An ordinary man. An extraordinary author. Remembering Rollin Hand.

June 14, 2017



When I had dinner with Rollin Hand in August of 2015, he was just entering retirement and ready to fulfill his dream of spending the rest of his life writing. Rollin got his wish. He spent the rest of his life writing.


If only the rest of his life had been longer. 

I'm angry again. Rollin is the second friend I've lost this year who died before his time, who left with many miles still left under the hood, who left behind friends to grieve not just the loss of a man, but the loss of talent and kindness from this world.


Writing a tribute to a man like Rollin is both easy and hard. It's easy because there's so much good to say. It's hard because you're afraid you'll leave something out. 


Rollin was talented, prolific, and delightfully passionate about penning tales that appealed to both men and women. His blog, Disciplinary Tales, was wildly popular.  Rollin has said he didn't just write spanking stories, but stories with spanking. That's what made him so well read. He loved writing in this genre, and people flocked to stories featuring both male and female tops.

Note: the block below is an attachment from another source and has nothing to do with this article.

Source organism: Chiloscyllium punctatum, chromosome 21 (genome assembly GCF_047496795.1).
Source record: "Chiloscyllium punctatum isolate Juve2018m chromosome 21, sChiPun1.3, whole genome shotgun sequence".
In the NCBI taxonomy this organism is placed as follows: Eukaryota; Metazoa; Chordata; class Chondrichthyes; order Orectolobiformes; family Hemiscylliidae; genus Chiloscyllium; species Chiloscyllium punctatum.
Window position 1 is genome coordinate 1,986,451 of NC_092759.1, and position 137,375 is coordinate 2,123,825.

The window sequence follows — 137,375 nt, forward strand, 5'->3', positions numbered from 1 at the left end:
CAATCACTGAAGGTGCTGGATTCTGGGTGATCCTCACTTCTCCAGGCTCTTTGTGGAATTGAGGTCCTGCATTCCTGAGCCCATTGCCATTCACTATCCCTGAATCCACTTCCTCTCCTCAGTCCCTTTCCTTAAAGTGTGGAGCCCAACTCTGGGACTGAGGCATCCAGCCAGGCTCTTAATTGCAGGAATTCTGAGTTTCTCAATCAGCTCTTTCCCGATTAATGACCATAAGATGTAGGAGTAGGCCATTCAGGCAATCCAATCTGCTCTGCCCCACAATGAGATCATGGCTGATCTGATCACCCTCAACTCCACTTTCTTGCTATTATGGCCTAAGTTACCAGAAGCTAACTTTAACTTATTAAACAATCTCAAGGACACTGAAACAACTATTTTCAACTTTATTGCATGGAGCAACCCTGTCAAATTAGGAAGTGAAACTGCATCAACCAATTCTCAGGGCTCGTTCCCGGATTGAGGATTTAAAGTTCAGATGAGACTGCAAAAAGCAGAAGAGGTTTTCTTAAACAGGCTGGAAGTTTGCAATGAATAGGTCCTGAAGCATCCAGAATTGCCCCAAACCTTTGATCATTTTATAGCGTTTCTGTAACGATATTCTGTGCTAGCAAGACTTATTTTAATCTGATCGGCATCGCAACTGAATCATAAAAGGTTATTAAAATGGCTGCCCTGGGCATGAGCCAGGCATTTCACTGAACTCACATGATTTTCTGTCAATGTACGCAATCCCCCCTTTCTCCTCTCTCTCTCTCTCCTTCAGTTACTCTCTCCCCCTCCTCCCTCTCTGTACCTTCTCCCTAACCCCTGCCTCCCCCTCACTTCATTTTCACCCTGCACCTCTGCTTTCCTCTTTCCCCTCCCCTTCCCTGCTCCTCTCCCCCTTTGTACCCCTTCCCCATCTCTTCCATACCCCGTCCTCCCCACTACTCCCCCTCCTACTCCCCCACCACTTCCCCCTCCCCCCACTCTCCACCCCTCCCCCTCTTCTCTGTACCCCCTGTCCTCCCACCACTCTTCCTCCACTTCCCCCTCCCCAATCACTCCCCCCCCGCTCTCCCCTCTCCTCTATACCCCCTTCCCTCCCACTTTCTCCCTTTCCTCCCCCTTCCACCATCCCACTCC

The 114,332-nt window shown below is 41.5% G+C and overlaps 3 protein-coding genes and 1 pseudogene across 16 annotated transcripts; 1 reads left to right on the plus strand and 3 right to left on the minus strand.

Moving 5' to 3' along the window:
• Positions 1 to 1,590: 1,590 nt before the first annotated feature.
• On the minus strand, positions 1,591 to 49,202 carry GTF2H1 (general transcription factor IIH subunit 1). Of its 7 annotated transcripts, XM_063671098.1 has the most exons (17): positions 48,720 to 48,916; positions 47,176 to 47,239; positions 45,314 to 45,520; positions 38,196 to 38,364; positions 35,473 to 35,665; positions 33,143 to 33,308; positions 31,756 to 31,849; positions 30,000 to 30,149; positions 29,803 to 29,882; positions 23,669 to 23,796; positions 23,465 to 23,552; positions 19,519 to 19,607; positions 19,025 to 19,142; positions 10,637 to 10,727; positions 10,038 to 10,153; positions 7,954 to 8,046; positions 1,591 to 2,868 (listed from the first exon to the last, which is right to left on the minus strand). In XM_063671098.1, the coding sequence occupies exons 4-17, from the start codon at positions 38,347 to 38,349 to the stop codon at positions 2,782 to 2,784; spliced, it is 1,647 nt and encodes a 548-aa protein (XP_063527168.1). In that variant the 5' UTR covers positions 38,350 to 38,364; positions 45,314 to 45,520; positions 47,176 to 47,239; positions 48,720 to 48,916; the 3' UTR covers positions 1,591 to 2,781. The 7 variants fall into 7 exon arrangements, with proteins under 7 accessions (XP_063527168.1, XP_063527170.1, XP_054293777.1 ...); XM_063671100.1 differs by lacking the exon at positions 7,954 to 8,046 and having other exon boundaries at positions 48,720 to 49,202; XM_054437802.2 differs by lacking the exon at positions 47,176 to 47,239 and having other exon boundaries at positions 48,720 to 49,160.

Rollin was generous. Go to his blog if you haven't been and thank me later for suggesting it to you, because there is so much fantastic free content to be had. Not only was he generous in sharing his own personal work, but the work of other writers. If you were an author who needed a boost for your new book, you didn't have to ask Rollin to feature you on his blog because he'd offer. 


Rollin was grateful. When I made him a teaser for his first Jordan St. John book, he thanked me repeatedly. When we were in Texas at the Stormy Night  retreat where we shared that dinner, I gave him a book  - a vintage lesbian pulp fiction novel, the kind with the old-fashioned over-the-top covers. He was so damn happy with that book, and I was happy to give it to him. It's easy to do things for nice people. And Rollin was nice.


Rollin was ordinary. The may seem like a weird compliment, but he was the kind of guy you'd pass on the street. But that's what made his delight in writing kinky fiction so delicious. When we were at dinner, he told he how much he enjoyed his double life as a both a successful professional and an erotic author. Rollin is all of us. He's the ordinary person who sits down at the computer to pursue our extraordinary passion. In that way, he really is representative of authors in a genre populated not by vamps and sirens, but by moms and dads and even grandparents.


Who knows how much time any of us have left. This year is teaching me not to take a day for granted. And Rollin has inspired me to make the most of my days -  to write and write and write because there's nothing finer than taking joy in your art, unless it's doing so with the knowledge that there are people out there waiting to enjoy it. That was Rollin's reality. He was loved and well-read by thousands of people. And even if he didn't have the years he wanted, he passed this life as a successful author he aspired to be.


We miss you, Rollin. Thank you for being an inspiration, and a friend.


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